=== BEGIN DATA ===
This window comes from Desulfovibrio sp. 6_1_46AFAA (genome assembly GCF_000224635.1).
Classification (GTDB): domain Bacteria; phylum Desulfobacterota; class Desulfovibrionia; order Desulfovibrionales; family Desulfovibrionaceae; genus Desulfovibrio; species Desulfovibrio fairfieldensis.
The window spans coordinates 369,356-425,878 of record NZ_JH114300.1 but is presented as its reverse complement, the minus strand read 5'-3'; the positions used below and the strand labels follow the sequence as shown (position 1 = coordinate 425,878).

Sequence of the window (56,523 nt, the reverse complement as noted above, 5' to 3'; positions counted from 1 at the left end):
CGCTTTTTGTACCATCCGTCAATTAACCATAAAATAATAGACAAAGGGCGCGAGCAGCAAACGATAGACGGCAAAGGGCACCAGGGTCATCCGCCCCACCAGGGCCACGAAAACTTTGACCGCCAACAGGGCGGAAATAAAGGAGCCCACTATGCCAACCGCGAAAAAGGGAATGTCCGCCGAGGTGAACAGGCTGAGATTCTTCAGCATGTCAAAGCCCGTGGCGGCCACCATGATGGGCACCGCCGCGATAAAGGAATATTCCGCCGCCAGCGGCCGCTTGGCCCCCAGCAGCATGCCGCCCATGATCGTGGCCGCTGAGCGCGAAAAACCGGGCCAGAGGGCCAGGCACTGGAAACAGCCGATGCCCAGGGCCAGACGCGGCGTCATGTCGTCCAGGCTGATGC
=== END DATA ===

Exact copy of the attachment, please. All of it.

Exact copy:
This window comes from Desulfovibrio sp. 6_1_46AFAA (genome assembly GCF_000224635.1).
Classification (GTDB): domain Bacteria; phylum Desulfobacterota; class Desulfovibrionia; order Desulfovibrionales; family Desulfovibrionaceae; genus Desulfovibrio; species Desulfovibrio fairfieldensis.
The window spans coordinates 369,356-425,878 of record NZ_JH114300.1 but is presented as its reverse complement, the minus strand read 5'-3'; the positions used below and the strand labels follow the sequence as shown (position 1 = coordinate 425,878).

Sequence of the window (56,523 nt, the reverse complement as noted above, 5' to 3'; positions counted from 1 at the left end):
CGCTTTTTGTACCATCCGTCAATTAACCATAAAATAATAGACAAAGGGCGCGAGCAGCAAACGATAGACGGCAAAGGGCACCAGGGTCATCCGCCCCACCAGGGCCACGAAAACTTTGACCGCCAACAGGGCGGAAATAAAGGAGCCCACTATGCCAACCGCGAAAAAGGGAATGTCCGCCGAGGTGAACAGGCTGAGATTCTTCAGCATGTCAAAGCCCGTGGCGGCCACCATGATGGGCACCGCCGCGATAAAGGAATATTCCGCCGCCAGCGGCCGCTTGGCCCCCAGCAGCATGCCGCCCATGATCGTGGCCGCTGAGCGCGAAAAACCGGGCCAGAGGGCCAGGCACTGGAAACAGCCGATGCCCAGGGCCAGACGCGGCGTCATGTCGTCCAGGCTGATGC